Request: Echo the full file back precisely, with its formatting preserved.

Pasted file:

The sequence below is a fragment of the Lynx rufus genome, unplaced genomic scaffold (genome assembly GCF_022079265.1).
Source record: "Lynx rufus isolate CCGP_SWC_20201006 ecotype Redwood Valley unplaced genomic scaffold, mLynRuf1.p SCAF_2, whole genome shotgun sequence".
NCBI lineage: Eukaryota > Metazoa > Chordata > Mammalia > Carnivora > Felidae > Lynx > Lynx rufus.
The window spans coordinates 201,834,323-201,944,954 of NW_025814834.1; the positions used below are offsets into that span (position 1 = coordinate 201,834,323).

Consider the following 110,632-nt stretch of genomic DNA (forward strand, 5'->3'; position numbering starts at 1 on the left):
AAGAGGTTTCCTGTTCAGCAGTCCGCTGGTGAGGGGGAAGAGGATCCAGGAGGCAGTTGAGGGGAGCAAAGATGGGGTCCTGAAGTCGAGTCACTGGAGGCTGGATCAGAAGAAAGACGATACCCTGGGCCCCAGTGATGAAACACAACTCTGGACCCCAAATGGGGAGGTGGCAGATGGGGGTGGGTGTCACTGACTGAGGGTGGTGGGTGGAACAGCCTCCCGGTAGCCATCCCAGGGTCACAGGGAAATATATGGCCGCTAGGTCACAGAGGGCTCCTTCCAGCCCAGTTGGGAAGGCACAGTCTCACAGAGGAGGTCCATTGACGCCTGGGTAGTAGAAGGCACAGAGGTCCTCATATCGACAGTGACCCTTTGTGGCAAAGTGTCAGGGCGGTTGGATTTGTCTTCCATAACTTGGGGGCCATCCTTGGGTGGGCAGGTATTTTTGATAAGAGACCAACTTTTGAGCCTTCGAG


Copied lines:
The sequence below is a fragment of the Lynx rufus genome, unplaced genomic scaffold (genome assembly GCF_022079265.1).
Source record: "Lynx rufus isolate CCGP_SWC_20201006 ecotype Redwood Valley unplaced genomic scaffold, mLynRuf1.p SCAF_2, whole genome shotgun sequence".
NCBI lineage: Eukaryota > Metazoa > Chordata > Mammalia > Carnivora > Felidae > Lynx > Lynx rufus.
The window spans coordinates 201,834,323-201,944,954 of NW_025814834.1; the positions used below are offsets into that span (position 1 = coordinate 201,834,323).

Consider the following 110,632-nt stretch of genomic DNA (forward strand, 5'->3'; position numbering starts at 1 on the left):
AAGAGGTTTCCTGTTCAGCAGTCCGCTGGTGAGGGGGAAGAGGATCCAGGAGGCAGTTGAGGGGAGCAAAGATGGGGTCCTGAAGTCGAGTCACTGGAGGCTGGATCAGAAGAAAGACGATACCCTGGGCCCCAGTGATGAAACACAACTCTGGACCCCAAATGGGGAGGTGGCAGATGGGGGTGGGTGTCACTGACTGAGGGTGGTGGGTGGAACAGCCTCCCGGTAGCCATCCCAGGGTCACAGGGAAATATATGGCCGCTAGGTCACAGAGGGCTCCTTCCAGCCCAGTTGGGAAGGCACAGTCTCACAGAGGAGGTCCATTGACGCCTGGGTAGTAGAAGGCACAGAGGTCCTCATATCGACAGTGACCCTTTGTGGCAAAGTGTCAGGGCGGTTGGATTTGTCTTCCATAACTTGGGGGCCATCCTTGGGTGGGCAGGTATTTTTGATAAGAGACCAACTTTTGAGCCTTCGAG